NYU Langone Molecular Outbreak Program
Hospital-acquired infections can pose a serious health risk to patients, and the NYU Langone Molecular Outbreak Program is leading the way in developing and applying new tools for the detection and prevention of infection. In addition, our mission is to offer short- and long-term training and research opportunities. Our staff includes epidemiologists, infection control practitioners, microbiologists, molecular biologists, and mathematical modelers.
Driven by the latest technology, the Molecular Outbreak Program uses genome sequencing to identify, track, and prevent infectious disease–causing pathogens from spreading. Collaborating with the infection prevention and control unit and the Department of Microbiology, the Molecular Outbreak Program provides real-time data that can generate early warnings of potential healthcare-associated infections and outbreaks.
We provide research opportunities to infectious diseases and immunology fellows who are interested in a career in research. The program also offers clinical training in genome sequencing and molecular epidemiology to those who wish to pursue a career in infection control.
In 2013, NYU Langone’s Division of Infectious Diseases and Immunology initiated a system for automatic detection of infection clusters and related antimicrobial resistance profiles. The system includes an information unit that analyzes microbial culture and antimicrobial resistance data. Based on this analysis, the system generates alerts for groups of infection that exceed preset statistical ranges, suggesting hospital-acquired infection clusters or outbreaks.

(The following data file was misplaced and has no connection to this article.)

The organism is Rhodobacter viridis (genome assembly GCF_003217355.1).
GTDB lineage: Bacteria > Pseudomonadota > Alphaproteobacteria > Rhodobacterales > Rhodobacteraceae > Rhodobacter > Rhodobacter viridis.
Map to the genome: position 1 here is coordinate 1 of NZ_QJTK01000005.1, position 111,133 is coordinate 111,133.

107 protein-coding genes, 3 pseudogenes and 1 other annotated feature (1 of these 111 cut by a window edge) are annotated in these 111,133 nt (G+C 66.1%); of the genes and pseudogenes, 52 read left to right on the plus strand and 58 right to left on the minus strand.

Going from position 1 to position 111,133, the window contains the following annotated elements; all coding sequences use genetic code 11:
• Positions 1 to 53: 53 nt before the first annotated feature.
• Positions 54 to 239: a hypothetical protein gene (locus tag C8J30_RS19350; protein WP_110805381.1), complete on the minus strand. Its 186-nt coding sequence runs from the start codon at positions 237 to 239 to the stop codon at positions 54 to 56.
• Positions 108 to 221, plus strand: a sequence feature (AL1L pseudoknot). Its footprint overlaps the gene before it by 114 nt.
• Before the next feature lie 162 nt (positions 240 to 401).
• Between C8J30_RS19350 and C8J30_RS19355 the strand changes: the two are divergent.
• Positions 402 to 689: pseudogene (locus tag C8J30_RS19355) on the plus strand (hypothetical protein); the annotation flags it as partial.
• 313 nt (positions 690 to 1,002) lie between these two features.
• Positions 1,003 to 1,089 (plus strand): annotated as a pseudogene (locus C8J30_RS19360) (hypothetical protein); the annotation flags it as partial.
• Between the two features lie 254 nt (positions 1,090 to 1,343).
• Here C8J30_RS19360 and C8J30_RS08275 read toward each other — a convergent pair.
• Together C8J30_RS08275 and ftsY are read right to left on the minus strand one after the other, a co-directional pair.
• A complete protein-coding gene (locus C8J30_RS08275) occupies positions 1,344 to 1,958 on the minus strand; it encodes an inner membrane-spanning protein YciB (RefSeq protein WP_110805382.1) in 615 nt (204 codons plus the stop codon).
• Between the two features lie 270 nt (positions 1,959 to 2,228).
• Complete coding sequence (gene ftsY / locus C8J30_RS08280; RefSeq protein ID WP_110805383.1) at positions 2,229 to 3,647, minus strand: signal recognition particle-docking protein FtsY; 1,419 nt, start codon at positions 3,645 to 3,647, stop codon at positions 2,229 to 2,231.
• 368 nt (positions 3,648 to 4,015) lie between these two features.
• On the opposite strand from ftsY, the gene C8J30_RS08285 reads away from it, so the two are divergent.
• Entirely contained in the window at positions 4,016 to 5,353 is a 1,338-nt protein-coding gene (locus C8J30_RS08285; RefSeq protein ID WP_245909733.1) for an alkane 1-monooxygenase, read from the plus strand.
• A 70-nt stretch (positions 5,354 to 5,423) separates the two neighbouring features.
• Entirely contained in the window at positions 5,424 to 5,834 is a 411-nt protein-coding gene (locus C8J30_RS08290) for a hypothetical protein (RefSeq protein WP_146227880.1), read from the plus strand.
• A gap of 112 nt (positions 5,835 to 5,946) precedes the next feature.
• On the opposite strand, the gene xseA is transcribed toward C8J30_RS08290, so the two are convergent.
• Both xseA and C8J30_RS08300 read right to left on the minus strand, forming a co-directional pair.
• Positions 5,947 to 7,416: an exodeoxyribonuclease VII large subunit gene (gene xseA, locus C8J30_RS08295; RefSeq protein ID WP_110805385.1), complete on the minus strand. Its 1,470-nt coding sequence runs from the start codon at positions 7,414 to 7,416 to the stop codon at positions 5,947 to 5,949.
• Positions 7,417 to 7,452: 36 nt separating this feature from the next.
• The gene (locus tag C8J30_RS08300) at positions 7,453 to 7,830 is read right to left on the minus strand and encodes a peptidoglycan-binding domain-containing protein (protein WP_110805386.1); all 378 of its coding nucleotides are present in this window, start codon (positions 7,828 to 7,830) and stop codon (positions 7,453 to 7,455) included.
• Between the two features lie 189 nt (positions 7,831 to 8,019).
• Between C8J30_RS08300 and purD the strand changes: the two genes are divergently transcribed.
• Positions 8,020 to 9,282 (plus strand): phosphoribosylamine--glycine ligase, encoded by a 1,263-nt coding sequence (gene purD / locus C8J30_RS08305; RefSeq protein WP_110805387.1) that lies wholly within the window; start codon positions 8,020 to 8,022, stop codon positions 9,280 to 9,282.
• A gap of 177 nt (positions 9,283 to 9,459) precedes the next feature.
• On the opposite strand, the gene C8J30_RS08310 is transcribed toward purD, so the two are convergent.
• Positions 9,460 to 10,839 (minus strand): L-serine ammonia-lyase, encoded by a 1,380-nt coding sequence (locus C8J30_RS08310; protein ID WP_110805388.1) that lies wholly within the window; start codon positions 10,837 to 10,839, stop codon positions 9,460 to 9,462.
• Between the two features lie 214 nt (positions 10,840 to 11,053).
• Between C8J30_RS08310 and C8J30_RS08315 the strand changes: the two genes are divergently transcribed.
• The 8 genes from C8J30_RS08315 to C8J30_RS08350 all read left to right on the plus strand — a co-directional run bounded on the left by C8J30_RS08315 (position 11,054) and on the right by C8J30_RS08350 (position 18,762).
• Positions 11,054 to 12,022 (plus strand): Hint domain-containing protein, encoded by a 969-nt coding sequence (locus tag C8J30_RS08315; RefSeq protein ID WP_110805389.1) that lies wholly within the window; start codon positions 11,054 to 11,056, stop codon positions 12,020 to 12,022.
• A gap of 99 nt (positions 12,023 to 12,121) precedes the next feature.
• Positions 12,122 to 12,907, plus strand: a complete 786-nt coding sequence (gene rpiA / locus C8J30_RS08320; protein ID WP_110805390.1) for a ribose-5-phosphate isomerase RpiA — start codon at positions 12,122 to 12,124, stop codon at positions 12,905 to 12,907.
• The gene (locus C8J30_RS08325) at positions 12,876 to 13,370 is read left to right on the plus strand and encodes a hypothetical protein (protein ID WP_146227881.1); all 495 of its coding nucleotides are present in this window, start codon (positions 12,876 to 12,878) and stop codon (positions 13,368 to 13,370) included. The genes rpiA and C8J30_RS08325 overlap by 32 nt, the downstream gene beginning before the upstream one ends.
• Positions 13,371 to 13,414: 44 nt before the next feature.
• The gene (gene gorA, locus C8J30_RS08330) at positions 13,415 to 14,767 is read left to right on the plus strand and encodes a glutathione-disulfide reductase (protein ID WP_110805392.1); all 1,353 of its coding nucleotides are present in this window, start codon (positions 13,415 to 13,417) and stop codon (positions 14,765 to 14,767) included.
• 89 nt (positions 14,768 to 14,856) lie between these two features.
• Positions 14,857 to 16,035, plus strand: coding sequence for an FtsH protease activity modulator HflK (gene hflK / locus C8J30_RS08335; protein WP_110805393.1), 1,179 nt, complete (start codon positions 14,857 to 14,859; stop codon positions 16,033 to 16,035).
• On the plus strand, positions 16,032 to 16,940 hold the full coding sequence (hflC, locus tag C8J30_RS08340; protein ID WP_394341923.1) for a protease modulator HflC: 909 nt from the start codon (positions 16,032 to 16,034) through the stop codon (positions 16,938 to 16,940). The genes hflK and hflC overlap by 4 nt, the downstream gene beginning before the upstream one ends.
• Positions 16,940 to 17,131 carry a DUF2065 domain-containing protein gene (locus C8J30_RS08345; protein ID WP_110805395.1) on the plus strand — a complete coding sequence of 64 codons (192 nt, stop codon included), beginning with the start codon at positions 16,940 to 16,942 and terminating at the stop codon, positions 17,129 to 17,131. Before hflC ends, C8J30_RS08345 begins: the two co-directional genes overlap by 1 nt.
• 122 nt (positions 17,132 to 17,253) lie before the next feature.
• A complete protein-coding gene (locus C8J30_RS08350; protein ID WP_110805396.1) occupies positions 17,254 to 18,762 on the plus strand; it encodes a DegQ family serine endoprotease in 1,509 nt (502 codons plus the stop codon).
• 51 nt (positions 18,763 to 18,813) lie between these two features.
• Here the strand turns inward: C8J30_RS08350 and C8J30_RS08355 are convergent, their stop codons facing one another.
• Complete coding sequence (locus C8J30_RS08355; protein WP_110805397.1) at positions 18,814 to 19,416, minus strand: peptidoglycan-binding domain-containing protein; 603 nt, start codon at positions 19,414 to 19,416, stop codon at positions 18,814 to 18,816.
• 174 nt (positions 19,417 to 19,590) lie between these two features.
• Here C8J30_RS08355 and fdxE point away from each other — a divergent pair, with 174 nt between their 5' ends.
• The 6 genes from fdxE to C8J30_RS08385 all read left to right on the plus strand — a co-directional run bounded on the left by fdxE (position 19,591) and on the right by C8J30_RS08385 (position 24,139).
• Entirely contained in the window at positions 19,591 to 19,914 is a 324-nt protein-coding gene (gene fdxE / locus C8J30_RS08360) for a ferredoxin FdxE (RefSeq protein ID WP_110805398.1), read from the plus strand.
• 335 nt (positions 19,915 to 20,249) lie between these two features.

These clusters are investigated by infection control experts, and the Molecular Outbreak Program is notified. The Molecular Outbreak Program uses advanced technology for high-resolution molecular typing, an important infection control tool that helps monitor the prevalence of certain strains to investigate whether a cluster of infections is unrelated or part of an outbreak.
Molecular typing complements automated cluster detection in understanding how pathogens are transmitted and serves as an early warning system for detecting transmission.
Linking information on genetic patterns of the pathogens with patients’ epidemiological information provides more definitive conclusions to confirm or refute the outbreak. Molecular typing is particularly useful for organisms such as methicillin-resistant Staphylococcus aureus (MRSA) that are often difficult to identify even during large outbreaks.
The ability to detect transmission of pathogens within the hospital allows us to use focused infection prevention measures to keep patients safe and prevent the spread of infection.